Climbing in is easy, though the two-wheel-drive model seems to sit higher off the ground than other two-wheel-drive pickups. But that means that even the two-wheel-drive Tundra feels tall in the saddle, giving the driver a commanding view over shorter vehicles. Toyota claims the Tundra provides more front legroom than any of the domestic pickups, including the Chevrolet Silverado and GMC Sierra. Overall, however, the domestic trucks offer more usable room in the front seats.
An advanced seatbelt system with pretensioners and force limiters adds to safety, along with dual front airbags and side-impact beams. The passenger-side airbag can be switched off with the key when babies or children occupy the front passenger seat.
Access Cab models add interior storage space and the ability to carry two more passengers. If those passengers are adults, however, the rear seat is mostly a short-term affair. The Tundra does not have nearly as much space in the rear compartment of the extended cab as the Chevrolet, GMC, Ford and Dodge pickups. Plus, the Toyota’s rear seatback is vertical, causing the occupant to sit bolt upright, which is uncomfortable for traveling any farther than the neighborhood restaurant.
A far better use for the extended cab is carrying dry cleaning, groceries, briefcases, outdoor gear, or anything else that should be shielded from the elements. Unfortunately, the rear seat itself takes up a fair amount of room. The seat bottom on the split bench can be flipped up, but the seat doesn’t fold completely out of the way, nor can it be easily removed. Some of the domestic pickups are set up better for this.
Whether four-wheel-drive or two-wheel-drive, the Tundra rides as quietly as a luxury sedan; it’s certainly the quietest pickup we’ve ever driven. There’s very little wind or road noise in the cabin. And the ride quality is extremely smooth.
The V8 engine provides excellent acceleration in the 45-mph range. It allowed our four-wheel-drive Tundra to pass slower drivers with no drama on winding Hawaiian roads, and a two-wheel-drive model to dash through Virginia with a full load of furniture.
Toyota’s V8 is a marvel of balance. It is silky smooth, quick, and extremely responsive. At the same time, it isn’t overly sensitive to the throttle at tip-in, so it doesn’t lurch off the line. It also sounds great. Stand behind the Tundra when it is started, revved, or even idling, and you’re treated to a classic V8 burble that’s pleasant to American ears. Yet, it’s super quiet when sitting inside the truck or standing in front of it.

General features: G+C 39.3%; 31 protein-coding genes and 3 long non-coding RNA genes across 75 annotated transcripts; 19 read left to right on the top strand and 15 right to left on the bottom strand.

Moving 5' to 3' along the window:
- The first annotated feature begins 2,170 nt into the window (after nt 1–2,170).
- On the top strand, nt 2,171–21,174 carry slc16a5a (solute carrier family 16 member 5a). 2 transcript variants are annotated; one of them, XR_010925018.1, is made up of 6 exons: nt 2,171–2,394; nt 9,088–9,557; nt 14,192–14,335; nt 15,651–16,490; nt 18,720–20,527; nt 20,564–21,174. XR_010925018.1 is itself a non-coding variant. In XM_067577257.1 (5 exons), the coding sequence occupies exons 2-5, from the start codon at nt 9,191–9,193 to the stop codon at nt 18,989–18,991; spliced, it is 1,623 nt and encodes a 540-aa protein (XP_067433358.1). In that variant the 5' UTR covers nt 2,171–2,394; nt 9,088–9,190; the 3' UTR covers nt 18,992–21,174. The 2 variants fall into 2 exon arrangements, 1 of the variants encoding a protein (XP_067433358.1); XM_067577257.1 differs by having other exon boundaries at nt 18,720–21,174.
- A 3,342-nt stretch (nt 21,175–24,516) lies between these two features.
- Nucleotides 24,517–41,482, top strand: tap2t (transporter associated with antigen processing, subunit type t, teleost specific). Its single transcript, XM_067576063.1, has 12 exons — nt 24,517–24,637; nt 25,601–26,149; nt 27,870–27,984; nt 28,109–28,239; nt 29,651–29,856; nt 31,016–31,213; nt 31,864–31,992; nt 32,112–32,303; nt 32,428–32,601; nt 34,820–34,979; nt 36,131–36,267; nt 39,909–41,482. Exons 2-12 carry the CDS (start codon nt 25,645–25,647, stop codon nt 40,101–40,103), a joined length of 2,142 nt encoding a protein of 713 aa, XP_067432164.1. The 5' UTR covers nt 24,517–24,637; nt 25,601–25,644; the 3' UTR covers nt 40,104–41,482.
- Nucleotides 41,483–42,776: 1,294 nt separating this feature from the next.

V8 engines with twin cams and four valves per cylinder are usually associated with imported luxury sports sedans. Toyota perfected this design in its Land Cruiser and Lexus luxury vehicles. With distributorless ignition and other state-of-the-art features, the 4.7-liter V8 produces nearly 200 foot-pounds of torque at as little as 2000 rpm. It’s the first V8 in the segment to qualify as a low-emission vehicle, or LEV, by government standards.
The automatic transmission is smooth and responsive, communicating well with the engine, and always choosing the appropriate gear.
Starting from a dead stop, a two-wheel-drive Tundra Limited easily accelerated up a long steep grade while pulling a 3,000-pound trailer. This rig was stable going around sweeping turns, braking from high speeds on steep downhill sections and bouncing over a rough, lava-covered dirt road. There was none of the up and down motions some trucks exhibit when their front suspensions aren’t up to balancing weight on the rear tongue. Transmission and engine oil coolers are standard.
Ride quality is excellent. On rough pavement and bumpy dirt roads, the Tundra’s suspension really shines. It damps out unwanted vibration and harshness and controls the movement of the wheels precisely, keeping the tires in contact with the road surface for excellent grip and handling. Bouncing up a steep mountain trail, barely a path, on the Big Island of Hawaii, the Tundra 4WD’s suspension performed amazingly well. Bounding over harsh dips and humps, the suspension offered impressive travel and damping performance.